A firefighter wears a face mask with the colors of the French flag, prior to the Bastille Day parade, July 14, 2020 on the Champs Elysees avenue in Paris.
A firefighter wears a face mask with the colors of the French flag, prior to the Bastille Day parade, July 14, 2020 on the Champs Elysees avenue in Paris.

France will soon require people to wear masks in enclosed public places to prevent a rebound in COVID-19 cases, French President Emmanuel Macron said Tuesday.

After a two-month lockdown starting in March, France began easing restrictions in May, and reopened bars and restaurants in early June. But in recent weeks, France’s virus reproduction rate has crept up to a point each person with COVID-19 is infecting at least one other person. COVID-19 is the disease caused by the coronavirus.

"We have some signs that it's coming back a bit," Macron said in an interview Tuesday with French broadcasters. "Faced with that, we must anticipate and prepare.”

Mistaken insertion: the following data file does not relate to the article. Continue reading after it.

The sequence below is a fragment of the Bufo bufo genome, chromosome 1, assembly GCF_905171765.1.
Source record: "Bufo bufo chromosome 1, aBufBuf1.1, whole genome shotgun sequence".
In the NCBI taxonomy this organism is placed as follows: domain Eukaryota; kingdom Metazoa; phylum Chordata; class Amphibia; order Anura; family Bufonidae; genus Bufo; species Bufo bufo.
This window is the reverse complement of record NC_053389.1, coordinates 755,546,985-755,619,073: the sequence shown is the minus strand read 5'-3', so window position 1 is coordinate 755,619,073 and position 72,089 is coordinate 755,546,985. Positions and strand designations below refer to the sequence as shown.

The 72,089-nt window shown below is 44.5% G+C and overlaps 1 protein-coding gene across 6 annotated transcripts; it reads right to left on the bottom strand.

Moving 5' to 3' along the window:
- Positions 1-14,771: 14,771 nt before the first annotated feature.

While reopening, France recommended people use masks but did not require them, except on public transit and in public spaces where social distancing is not possible — a requirement that did not apply to shopping in stores.

"I want us, in the next few weeks, to make masks compulsory in enclosed public places,” Macron said. "I ask fellow citizens to wear masks as much as possible when they are outside, and especially so when they are in an enclosed space.”

Around 30,000 people have died of COVID-19 in France, which has recorded close to 200,000 confirmed cases, according to the Johns Hopkins University COVID-19 dashboard.

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